'Dr. Doom' Marc Faber has been called a 'super bear' for a long time now. And he remains one on the long term future of the global and especially the western economies! But he now seems increasingly confident of a potential rally in US stocks in the near term. But then, he sees this rally short-lived. This is given his belief that the impact of government stimulus will wear off in the second half of this year.

Faber was asked how successful will European governments be in raising money selling long term bonds. And he quipped, "Who will buy a Spanish bond at 4.91% for 10 years? I'll rather be in emerging market equities that give dividend yield of 4-5% than Spanish bonds!"

The proverbial 'gold rush' seems to be intensifying with each passing day. And now even many central banks around the world are finding it hard to keep their hands off the precious metal. A CNN Money report states that last year, foreign central banks were net buyers of gold for the first time since 1997. Further, India, China and Russia have been the biggest buyers. And more recently, even low profile countries like Philippines and Kazakhstan have jumped into the fray. They've all made big purchases of the precious metal recently. Many of these countries have, as a majority of their reserve assets, the US dollar and the euro. But the move towards a higher proportion of gold is conspicuous. And is perhaps fueled by an increasing insecurity about paper currencies. Especially from Europe and the US, for whom devaluing their currencies seems not only necessary from here on, but inevitable.

At a time when the West is in the survival mode, the question here in India is not whether India will grow. The question is, 'by how much?' 9.2% in FY11 as compared to 7.4% in FY10, if the Centre for Indian Monitoring Economy's forecasts are to be believed. The economic think tank expects the three key sectors - industrial, services and manufacturing - to fare well. It is especially bullish on food products such as sugar and edible oil, consumer durables and capital goods output. It may be noted that the RBI however, forecast an 8.2% economic growth in FY 11. Whatever is the actual number, just the fact that there are such high expectations stands out is sharp contrast to the troubles of the developed world. A fact Indian investors would do well to take into account.

Legendary investor Jim Rogers does not mince words to cite his preference for currencies and commodities. The investor is bullish on agricultural commodities. But when it comes to currencies, he believes a major crisis is on the cards. While Rogers has been bearish on the US dollar, he has been buying the currency for quite a while now.

What is interesting is that Rogers is now buying even Euros. The chairman of Rogers Holdings predicts that bailouts for European nations will eventually destroy the single currency. However, he also says that it may take 10 to 15 years for the currency to disappear. Meanwhile he is cashing in on the negative sentiments on the currency.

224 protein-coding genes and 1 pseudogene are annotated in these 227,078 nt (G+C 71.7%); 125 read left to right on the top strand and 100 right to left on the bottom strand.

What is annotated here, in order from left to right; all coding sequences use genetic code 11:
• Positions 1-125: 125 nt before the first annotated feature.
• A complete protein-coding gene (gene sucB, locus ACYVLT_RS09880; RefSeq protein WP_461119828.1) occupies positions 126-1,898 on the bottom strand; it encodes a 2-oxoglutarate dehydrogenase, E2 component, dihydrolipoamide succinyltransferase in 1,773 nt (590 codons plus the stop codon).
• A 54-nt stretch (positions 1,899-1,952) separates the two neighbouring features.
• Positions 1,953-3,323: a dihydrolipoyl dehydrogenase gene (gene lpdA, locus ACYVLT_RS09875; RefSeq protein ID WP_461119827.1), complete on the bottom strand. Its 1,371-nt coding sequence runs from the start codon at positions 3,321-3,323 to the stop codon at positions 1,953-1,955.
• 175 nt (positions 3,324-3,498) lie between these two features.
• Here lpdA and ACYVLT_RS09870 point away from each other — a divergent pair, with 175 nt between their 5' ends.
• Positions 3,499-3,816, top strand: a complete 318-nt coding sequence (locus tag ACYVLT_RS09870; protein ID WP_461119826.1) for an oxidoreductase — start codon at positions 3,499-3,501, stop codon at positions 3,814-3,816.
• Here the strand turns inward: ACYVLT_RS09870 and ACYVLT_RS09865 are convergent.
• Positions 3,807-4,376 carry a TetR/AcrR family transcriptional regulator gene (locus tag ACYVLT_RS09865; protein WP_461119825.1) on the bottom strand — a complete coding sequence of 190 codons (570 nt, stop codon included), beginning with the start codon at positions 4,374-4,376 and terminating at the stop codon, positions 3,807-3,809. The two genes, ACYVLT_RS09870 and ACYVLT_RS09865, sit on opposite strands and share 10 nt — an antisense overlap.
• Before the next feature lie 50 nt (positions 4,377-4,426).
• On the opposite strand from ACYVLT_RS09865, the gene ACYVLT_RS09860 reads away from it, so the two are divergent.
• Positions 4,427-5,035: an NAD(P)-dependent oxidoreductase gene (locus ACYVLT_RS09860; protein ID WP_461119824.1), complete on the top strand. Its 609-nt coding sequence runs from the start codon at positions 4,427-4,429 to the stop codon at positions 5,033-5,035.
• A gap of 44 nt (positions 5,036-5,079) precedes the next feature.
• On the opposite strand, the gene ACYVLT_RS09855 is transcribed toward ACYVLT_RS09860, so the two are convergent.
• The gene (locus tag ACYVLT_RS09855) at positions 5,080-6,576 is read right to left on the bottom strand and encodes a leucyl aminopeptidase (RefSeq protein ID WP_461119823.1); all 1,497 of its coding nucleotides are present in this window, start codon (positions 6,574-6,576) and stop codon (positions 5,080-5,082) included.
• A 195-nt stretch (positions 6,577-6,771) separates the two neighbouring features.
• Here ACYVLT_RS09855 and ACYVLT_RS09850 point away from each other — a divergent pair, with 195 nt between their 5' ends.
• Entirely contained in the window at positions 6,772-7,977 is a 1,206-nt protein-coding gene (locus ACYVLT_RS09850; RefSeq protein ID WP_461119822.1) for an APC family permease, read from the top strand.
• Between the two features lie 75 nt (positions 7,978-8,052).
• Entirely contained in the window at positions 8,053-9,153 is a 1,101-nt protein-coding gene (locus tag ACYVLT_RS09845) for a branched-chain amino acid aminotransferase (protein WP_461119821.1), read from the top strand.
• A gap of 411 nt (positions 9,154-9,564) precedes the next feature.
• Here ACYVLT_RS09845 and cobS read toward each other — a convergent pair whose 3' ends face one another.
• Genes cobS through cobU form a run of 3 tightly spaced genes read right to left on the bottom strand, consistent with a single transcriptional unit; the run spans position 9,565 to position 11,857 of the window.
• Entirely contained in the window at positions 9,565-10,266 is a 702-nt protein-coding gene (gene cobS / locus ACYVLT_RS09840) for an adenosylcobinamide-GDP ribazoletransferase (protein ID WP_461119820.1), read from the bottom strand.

We leave the analysis of the short term trend of these currencies to the investing legend. However, we cannot agree more with his opinion on the long term fundamentals of the US dollar and the Euro. Both currencies, once claiming a lion's share of global exports are quickly losing sheen. It may be quite some time before the Chinese Yuan gains similar status. Nevertheless, the fate of the US Dollar and the Euro are certainly sealed.

Indications from the RBI about the central bank willing to curb liquidity has led Indian markets to underperform Asian peers today. In fact, Indian markets seem to be in the mood to shed some gains today after seven consecutive sessions of up-move. Indian indices along with peers in Japan, China and Hong Kong are the biggest losers in Asia today. The BSE-Sensex was trading nearly 15 points (0.1%) lower at the time of writing. European markets have, however, opened in the positive.

 Today's investing mantra
"Managers thinking about accounting issues should never forget one of Abraham Lincoln's favorite riddles: 'How many legs does a dog have if you call his tail a leg?' The answer: 'Four, because calling a tail a leg does not make it a leg" - Warren Buffett

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1 Responses to "India's growth is visible in this..."


Jun 18, 2010


With reference to the labour strikes in China, it seems like these strikes are often heard out of mostly MNCs which operate in China. Not many (in fact not heard of any) such cases have been reported in wholly owned Chines companies. Seems like they are trying to make the non chinese companies operating out of China less competitive... Need to wait and watch for more clarity on the same.